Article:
Under this partnership, the 14 South Sudanese women have full scholarships that include tuition, books, room and board, and many other incidental expenses and types of support. Upon completion, each student is required to return to South Sudan for at least two years to use their newly acquired education and leadership skills to help build the country’s education system.

The partnership with Indiana University is one of hundreds of similar working arrangements between USAID and American and international colleges and universities. Over the past eight years, USAID has provided approximately $2.6 billion to U.S. universities and education institutions to build capacity in science and research, improve access to and delivery of health services, train and produce educators to connect graduates with labor market needs, and strengthen approaches to enhanced natural resource management.

Through these partnerships, American colleges and universities expand their global reach, partner alongside institutions facing similar challenges, and build a community of students who will become leaders in development. Developing countries benefit from expanded leadership in their higher education sector, access to cutting edge research, and new technological approaches. Investments in higher education also improve and sustain economic development. These partnerships go beyond education alone—they are tackling some of the globe’s leading international development issues, from climate change and food security, to global health and improved governance.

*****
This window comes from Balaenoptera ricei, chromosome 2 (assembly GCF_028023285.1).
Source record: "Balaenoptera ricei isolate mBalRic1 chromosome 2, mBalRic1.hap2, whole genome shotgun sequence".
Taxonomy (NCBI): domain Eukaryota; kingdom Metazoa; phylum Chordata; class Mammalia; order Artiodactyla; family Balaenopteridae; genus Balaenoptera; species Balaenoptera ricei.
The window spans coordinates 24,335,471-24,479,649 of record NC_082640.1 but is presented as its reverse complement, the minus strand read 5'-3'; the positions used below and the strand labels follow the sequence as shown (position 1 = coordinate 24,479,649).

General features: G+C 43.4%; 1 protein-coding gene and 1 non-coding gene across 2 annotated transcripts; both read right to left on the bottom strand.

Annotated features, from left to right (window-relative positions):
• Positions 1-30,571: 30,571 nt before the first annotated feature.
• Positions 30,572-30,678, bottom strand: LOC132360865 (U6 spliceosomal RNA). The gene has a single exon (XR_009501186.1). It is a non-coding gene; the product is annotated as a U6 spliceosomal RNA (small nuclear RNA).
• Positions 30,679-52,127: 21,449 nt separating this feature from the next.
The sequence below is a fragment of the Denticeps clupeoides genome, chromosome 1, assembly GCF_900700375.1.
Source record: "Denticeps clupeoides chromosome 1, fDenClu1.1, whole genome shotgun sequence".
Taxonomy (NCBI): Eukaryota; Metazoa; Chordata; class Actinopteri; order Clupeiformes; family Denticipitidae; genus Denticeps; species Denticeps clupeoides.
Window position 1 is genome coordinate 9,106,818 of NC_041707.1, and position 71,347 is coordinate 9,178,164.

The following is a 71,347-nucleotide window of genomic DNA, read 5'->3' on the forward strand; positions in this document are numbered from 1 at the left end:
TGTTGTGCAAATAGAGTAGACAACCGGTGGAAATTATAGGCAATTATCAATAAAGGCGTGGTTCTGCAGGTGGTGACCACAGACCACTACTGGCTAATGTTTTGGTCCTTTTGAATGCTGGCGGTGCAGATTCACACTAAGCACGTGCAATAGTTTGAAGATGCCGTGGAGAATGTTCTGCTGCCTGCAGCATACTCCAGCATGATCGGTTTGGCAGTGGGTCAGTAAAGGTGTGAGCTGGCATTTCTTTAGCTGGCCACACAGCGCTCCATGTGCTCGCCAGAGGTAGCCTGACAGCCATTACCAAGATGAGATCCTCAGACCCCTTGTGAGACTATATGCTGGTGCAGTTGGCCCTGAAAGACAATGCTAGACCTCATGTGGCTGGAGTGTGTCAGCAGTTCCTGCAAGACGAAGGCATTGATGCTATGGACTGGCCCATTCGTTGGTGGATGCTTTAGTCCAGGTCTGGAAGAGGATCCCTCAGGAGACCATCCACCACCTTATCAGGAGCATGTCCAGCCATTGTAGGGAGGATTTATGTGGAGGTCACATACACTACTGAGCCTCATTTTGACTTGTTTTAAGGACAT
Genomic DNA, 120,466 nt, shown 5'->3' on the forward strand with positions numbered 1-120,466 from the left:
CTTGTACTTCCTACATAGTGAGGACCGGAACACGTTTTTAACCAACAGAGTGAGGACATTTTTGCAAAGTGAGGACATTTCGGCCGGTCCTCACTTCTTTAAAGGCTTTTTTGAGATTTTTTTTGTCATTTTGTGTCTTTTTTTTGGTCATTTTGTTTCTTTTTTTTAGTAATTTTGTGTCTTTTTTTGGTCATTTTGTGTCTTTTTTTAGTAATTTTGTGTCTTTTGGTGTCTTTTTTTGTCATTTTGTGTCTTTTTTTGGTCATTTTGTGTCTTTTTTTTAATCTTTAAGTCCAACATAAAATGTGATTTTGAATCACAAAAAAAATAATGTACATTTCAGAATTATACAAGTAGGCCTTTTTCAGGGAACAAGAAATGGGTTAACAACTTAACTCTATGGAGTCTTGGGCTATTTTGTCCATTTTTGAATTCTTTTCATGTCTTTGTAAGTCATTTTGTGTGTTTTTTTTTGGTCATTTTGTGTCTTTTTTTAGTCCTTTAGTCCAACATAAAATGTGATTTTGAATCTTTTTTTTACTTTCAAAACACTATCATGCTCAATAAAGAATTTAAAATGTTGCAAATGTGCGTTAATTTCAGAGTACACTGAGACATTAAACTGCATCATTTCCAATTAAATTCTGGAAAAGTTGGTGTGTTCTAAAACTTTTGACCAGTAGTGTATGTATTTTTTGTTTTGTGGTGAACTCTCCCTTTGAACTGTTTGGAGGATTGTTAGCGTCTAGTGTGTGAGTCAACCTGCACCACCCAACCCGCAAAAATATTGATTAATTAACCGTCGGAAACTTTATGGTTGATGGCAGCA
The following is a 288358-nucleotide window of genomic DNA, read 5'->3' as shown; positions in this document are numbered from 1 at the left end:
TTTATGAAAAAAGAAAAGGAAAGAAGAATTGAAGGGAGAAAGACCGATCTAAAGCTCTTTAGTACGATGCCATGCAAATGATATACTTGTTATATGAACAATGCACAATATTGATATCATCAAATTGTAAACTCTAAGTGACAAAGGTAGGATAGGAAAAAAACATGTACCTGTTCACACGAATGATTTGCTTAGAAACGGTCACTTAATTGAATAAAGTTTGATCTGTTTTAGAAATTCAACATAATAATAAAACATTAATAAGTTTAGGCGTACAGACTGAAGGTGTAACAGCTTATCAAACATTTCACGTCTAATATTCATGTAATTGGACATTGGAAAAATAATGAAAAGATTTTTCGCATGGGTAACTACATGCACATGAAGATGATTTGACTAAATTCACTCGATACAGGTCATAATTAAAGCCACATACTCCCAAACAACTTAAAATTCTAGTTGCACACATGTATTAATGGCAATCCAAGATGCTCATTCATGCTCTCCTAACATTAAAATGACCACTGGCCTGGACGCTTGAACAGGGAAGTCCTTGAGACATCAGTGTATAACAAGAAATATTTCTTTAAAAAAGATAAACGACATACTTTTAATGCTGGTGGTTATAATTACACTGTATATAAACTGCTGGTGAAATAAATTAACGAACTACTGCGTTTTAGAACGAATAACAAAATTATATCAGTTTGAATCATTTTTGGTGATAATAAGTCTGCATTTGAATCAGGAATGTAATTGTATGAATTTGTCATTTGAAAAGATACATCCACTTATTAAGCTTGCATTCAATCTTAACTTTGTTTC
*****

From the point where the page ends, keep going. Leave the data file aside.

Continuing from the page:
Students in a classroom in South Sudan
Students in a classroom in South Sudan
Emily Doerr

“Indiana University is a large public university in a small community in the Midwest,” said Terrence C. Mason, professor and associate dean for research and development at Indiana’s School of Education. “But this program has had a profound impact on both the students and faculty. People on campus are aware of the conflict in South Sudan, but it has been life-changing for them to be able to hear and see firsthand the commitment to peace building and conflict resolution of 14 women from 10 different ethnic groups.”

For South Sudan and the South Sudanese students who will eventually return to their country, the benefits also abound. “The 14 women will change [the] lives of thousands of students and community members,” Lawrence says. “There will be a great change in South Sudan education, which is significant to the development of the nation since education is the key production of skilled human labor for any country, and can reduce the illiteracy rate in the country.”

Lawrence expects to graduate in 2015. Upon graduating, she plans to return to South Sudan to focus on improving the country’s education standards while promoting girls’ education.

“These partnerships are tackling some of the globe’s leading international development issues, in this case, educational achievement and access,” says Christie Vilsack, senior adviser for international education at USAID. “It’s exciting to see that both Americans and the people we work with in developing countries are benefiting from these partnerships.”